Santa Monica Community Police Academy – Week 11

Catch up on previous posts here.

Week 11 – Jennifer Thinks She is Annie Oakley Now

This week’s class was all about firearms. We learned a bit about the weapons that the Santa Monica Police Department uses and how the officers are trained. Wisely, we were not allowed to shoot actual guns but we did get to see the firing range and use the simulator.

  • The Range Master is responsible for issuing, keeping track of, maintaining, and testing all of the weapons, armor, etc.
  • Team of 20 instructors in all
  • The Range Master also serves as a taser instructor, 1 qualification per month.
  • Officers are required to have 8 hours of training in “perishable skills” every two years. Perishable skills are things that have to be practiced to be maintained.
  • Using a shorter barrel shotgun like SMPD has requires special training on top of everything else.
  • Officers are trained in low light and no light situations.
  • Rookies are put in stressful situations in the simulator and then asked afterwards why they did what they did. This is also good training if they ever have to testify in court.
  • FTO = field training officer
  • LAPD has different training procedures than SMPD, but lots of overlap.
  • Law enforcement agencies in So Cal often train together because there are so many so close together around here.
  • There are 79 domains officers will learn and be tested on.
  • Training/standards mandated by POST (Police Officer Standards & Training)
  • 9mm – can carry more bullets
  • Officers shoot to stop a threat, no “warning shots” or anything like that.
  • Officers are trained to aim for the upper respiratory region to stop oxygenated blood from getting to the brain. Shooting someone in the leg (for example) very often doesn’t stop the threat.
  • It is extremely difficult to shoot a gun out of someone’s hand, contrary to what TV & movies tell us.
  • An officer’s choice of weapon should be determined by the situation.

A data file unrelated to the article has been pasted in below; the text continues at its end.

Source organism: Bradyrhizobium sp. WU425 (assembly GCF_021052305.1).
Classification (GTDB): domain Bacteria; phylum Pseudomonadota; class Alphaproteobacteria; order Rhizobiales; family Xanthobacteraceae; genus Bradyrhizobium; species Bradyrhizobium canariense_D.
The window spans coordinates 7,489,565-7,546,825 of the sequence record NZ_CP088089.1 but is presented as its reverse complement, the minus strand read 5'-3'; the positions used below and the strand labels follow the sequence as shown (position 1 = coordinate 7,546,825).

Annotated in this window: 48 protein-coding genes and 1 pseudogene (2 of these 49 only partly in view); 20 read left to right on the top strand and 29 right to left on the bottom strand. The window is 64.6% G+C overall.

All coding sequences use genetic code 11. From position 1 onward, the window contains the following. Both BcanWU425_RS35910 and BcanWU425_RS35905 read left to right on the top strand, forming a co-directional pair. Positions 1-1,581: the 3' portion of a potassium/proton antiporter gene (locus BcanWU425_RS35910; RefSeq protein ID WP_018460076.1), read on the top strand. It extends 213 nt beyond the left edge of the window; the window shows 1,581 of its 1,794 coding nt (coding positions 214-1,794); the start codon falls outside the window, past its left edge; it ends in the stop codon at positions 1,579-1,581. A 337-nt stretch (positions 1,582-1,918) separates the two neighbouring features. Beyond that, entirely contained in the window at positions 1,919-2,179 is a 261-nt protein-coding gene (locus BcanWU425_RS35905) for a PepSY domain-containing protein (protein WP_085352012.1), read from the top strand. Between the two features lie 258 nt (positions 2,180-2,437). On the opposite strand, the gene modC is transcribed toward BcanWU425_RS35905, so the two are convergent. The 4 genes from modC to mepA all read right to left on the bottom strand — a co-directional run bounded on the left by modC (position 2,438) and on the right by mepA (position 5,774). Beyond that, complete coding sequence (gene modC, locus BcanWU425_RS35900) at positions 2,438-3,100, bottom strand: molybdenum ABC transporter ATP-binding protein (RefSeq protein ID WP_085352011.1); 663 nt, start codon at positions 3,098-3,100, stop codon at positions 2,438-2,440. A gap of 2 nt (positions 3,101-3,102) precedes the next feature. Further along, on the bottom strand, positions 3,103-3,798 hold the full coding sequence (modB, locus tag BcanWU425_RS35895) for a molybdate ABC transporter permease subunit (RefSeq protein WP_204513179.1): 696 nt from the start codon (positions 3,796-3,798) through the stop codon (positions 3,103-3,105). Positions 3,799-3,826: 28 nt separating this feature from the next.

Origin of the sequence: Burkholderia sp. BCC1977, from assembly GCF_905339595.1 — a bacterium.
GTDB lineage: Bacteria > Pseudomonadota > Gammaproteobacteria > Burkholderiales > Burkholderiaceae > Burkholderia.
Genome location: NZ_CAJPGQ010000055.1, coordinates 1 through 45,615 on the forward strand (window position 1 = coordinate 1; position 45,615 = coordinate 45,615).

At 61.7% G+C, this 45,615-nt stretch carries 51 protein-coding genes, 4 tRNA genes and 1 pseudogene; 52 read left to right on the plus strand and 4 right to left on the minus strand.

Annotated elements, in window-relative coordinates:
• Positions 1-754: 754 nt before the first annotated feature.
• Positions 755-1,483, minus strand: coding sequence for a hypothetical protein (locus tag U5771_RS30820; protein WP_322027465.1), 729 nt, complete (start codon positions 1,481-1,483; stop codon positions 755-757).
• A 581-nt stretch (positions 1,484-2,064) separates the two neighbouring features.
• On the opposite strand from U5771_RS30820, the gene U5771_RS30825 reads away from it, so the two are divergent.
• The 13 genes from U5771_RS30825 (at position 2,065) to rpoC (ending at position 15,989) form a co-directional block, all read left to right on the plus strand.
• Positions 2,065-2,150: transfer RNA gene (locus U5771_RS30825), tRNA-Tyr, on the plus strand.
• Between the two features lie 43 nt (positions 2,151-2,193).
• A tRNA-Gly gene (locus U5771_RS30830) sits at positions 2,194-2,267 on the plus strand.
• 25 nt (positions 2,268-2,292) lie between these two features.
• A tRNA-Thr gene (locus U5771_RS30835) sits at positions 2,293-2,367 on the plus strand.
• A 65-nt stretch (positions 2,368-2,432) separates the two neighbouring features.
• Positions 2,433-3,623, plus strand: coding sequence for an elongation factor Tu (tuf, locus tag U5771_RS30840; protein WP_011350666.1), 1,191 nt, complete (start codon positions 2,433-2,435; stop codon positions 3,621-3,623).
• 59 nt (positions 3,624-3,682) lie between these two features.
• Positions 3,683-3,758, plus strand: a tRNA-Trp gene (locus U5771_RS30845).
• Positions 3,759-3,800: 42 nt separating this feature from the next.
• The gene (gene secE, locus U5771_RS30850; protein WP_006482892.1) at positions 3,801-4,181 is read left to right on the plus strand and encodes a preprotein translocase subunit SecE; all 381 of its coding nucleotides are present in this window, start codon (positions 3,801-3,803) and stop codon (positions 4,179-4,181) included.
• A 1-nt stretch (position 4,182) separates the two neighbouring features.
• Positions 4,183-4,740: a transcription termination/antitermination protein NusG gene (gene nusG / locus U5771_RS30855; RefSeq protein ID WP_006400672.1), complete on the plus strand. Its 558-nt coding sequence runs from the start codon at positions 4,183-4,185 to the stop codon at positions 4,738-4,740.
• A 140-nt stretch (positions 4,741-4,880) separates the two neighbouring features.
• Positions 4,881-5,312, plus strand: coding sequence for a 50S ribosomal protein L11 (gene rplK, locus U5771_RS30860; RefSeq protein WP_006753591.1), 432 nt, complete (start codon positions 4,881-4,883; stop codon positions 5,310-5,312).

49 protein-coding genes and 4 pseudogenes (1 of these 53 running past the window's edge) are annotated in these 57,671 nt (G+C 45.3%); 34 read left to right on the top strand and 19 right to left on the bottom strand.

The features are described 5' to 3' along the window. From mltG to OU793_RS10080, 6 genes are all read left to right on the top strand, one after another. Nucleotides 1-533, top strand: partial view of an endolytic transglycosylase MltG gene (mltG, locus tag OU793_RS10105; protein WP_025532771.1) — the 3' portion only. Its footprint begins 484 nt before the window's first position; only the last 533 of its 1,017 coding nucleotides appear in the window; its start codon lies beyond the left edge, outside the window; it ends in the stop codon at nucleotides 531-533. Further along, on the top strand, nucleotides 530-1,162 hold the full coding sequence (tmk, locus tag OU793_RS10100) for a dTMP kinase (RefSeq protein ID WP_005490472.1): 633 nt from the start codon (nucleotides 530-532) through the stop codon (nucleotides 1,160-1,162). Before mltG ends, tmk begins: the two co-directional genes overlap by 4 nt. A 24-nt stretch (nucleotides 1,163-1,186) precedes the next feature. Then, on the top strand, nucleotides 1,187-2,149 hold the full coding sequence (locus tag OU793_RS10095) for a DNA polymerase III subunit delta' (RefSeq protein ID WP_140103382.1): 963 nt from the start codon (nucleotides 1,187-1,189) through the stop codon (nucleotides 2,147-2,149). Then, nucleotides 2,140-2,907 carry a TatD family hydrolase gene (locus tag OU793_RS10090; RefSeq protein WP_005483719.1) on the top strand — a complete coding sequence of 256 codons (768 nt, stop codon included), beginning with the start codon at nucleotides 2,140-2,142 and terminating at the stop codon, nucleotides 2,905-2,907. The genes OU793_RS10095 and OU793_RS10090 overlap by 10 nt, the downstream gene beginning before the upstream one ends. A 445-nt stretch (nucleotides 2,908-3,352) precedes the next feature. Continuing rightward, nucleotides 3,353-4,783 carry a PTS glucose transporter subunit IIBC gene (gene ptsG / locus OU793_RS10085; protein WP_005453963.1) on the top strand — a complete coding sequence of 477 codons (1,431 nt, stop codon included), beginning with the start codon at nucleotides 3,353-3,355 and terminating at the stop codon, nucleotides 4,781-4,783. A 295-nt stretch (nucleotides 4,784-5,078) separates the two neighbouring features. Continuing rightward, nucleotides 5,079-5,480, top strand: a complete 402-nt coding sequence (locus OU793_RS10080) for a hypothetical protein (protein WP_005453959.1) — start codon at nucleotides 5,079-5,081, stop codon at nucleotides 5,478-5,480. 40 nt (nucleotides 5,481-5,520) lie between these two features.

• Most people shoot better with a rifle because of the longer barrel.
  • Some bigger, heavier bullet proof vests stop knives. The lighter ones do not.
  • Not all law enforcement agencies have their own range. Because SMPD does, they can do their own qualifications.
  • Any training farther than 25 yards and they schlep out to A Place To Shoot.
  • Simunition – training ammo, if you get hit it hurts and will leave a mark.

This is what happens when bullet proof glass is shot. Maybe “bullet resistant” would be a better name for it because with the right gun at the right distance and enough ammo you could easily break through.

It’s kind of beautiful in a strange way…

  • In any police shooting where someone is hit, the officer is required to see a mental health professional before they are cleared for duty. (They don’t have to talk if they choose not to, but they have to go.)
  • There are also officers who are confidential “peer support” so an officer always has someone to talk to. If they are more comfortable, they can go talk to peer support at other agencies.
  • There is a specific mental health professional who SMPD officers can go see for any reason, paid for by the city.

  • Officers are accountable for every shot they fire.
  • Weapons training isn’t just about marksmanship, they also talk about what to do in various scenarios so an officer never has to stop and think about what they are supposed to do.
  • “The first time you see something shouldn’t be out in the field.”

(Click for full size)

(Click for full size)

This week gave me one opportunity to ask my question about when entertainment media has gotten closest to the realities of law enforcement. The answer I was given is End of Watch, something I have heard as a response a lot.

Palm Tree pic!

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